REVIEW: James Franco Bids a Farewell to Arm in Danny Boyle's Strangely Cheerful 127 Hours
Danny Boyle's 127 Hours is a jaunty little exploitation picture with prestige movie cred. By now you probably already know that in 127 Hours, James Franco's character -- based on real-life adventure boy Aron Ralston -- saws his forearm off with a cheap, not-particularly-sharp multiuse tool, an act of desperation that's necessary to save his life when he becomes trapped in a claustrophobically narrow Utah canyon. That arduous sawing -- it's more a smooshy kind of hacking, if you want to know the truth -- comes near the end of the movie, though it's also the dramatic centerpiece, the moment we're all waiting for from minute one. There's no suspense in 127 Hours, only anticipation: We know what we're there for; we just need to hang around to see how it plays out.
But damned if Boyle, with the help of his star, doesn't make the experience almost... cheerful. You might even leave the theater whistling a little tune. How the hell does Boyle pull that off? None of this is intended to undersell the horror that Ralston suffered in real life. (The movie is based on his book, Between a Rock and a Hard Place, adapted by Boyle and Simon Beaufoy.) And Franco is such a warm, sympathetic presence that watching him suffer is no picnic. Yet the most excruciating moments of 127 Hours don't set its overall tone. As unpleasant as the arm-sawing is to watch, by the time it comes along, it's just a necessary means to an end (or a stump). What matters more is the part of the story that comes afterward, the chunk of life that Aron would have missed out on if he hadn't the fortitude to sever his own limb. Boyle just alludes to that life, and only at the very end of the movie, but it's a specter that gives shape to everything before it. As Boyle seems to see it, Aron didn't leave much of anything behind in that cave: He took the valuables and ran.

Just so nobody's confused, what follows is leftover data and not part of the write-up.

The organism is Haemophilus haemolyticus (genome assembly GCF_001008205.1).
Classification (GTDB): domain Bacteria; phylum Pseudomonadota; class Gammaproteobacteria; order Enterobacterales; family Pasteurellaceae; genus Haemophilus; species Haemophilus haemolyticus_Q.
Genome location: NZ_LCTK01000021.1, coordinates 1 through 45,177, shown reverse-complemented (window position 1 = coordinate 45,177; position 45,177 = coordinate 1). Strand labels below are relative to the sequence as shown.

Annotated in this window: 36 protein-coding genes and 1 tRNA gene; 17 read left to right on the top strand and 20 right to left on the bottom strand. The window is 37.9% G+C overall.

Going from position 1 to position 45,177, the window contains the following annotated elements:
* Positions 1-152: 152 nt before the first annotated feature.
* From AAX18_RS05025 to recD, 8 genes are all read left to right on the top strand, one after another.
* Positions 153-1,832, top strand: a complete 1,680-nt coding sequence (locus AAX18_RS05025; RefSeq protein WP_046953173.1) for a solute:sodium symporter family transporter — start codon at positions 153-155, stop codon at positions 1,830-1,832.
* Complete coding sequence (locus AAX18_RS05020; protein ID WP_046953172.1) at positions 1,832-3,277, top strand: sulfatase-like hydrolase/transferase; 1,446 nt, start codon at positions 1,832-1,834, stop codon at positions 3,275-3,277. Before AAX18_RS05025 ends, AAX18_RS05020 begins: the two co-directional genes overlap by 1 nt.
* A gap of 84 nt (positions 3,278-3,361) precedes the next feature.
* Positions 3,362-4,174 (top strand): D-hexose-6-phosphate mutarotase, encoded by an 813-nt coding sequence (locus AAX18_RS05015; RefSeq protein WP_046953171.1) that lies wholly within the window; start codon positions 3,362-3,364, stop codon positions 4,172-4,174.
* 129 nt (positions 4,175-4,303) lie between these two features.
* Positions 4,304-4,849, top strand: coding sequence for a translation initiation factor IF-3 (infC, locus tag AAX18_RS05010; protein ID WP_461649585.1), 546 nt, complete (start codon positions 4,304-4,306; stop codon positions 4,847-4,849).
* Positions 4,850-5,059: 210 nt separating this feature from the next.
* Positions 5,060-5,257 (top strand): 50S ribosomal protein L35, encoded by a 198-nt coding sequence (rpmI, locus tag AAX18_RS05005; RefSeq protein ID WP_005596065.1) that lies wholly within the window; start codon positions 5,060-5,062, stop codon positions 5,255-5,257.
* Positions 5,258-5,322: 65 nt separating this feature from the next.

The movie opens with a portent, montage-style, of what's to come. Franco's Aron is getting ready to leave his apartment for what ought to be a routine canyoneering adventure: We see the all-important water bottle being filled, in the sink, to overflowing; a hand gropes on a shelf for a Swiss army knife that's just out of reach -- we can see it, but our unfortunate hero can't, the movie's first little sick joke. Everything else in the story is rather straightforward, albeit presented via crazypants, show-off filmmaking: In telling the story of Aron's predicament and ultimate triumph, Boyle uses numerous split-screen effects, lots of zig-zaggy cutting, all kinds of hallucinatory flashback trickery, and close-ups of certain things you probably would rather not look too closely at (like a parched contact lens being pinched off a bloodshot eye or a pint of preserved pee slooshing around in a camel bag).
Aron's trip involves driving out to a glorious locale (Canyonlands National Park, in Utah), then clambering onto his mountain bike to get to the specific slot canyon he's interested in exploring. Along the way he meets two cute hikers (played by Kate Mara and Amber Tamblyn), whom he'll think of frequently in the six days to come: After he says good-bye to the girls -- having impressed them as a thoroughly loopy, Phish-loving, rock-climbing nerd, a part Franco plays to the hilt -- he sets off on his solo journey. He steps on a rock he thinks is secure, only to find that it's not: He slips into a crevice, and the boulder tumbles after him, pinning his arm to the wall.
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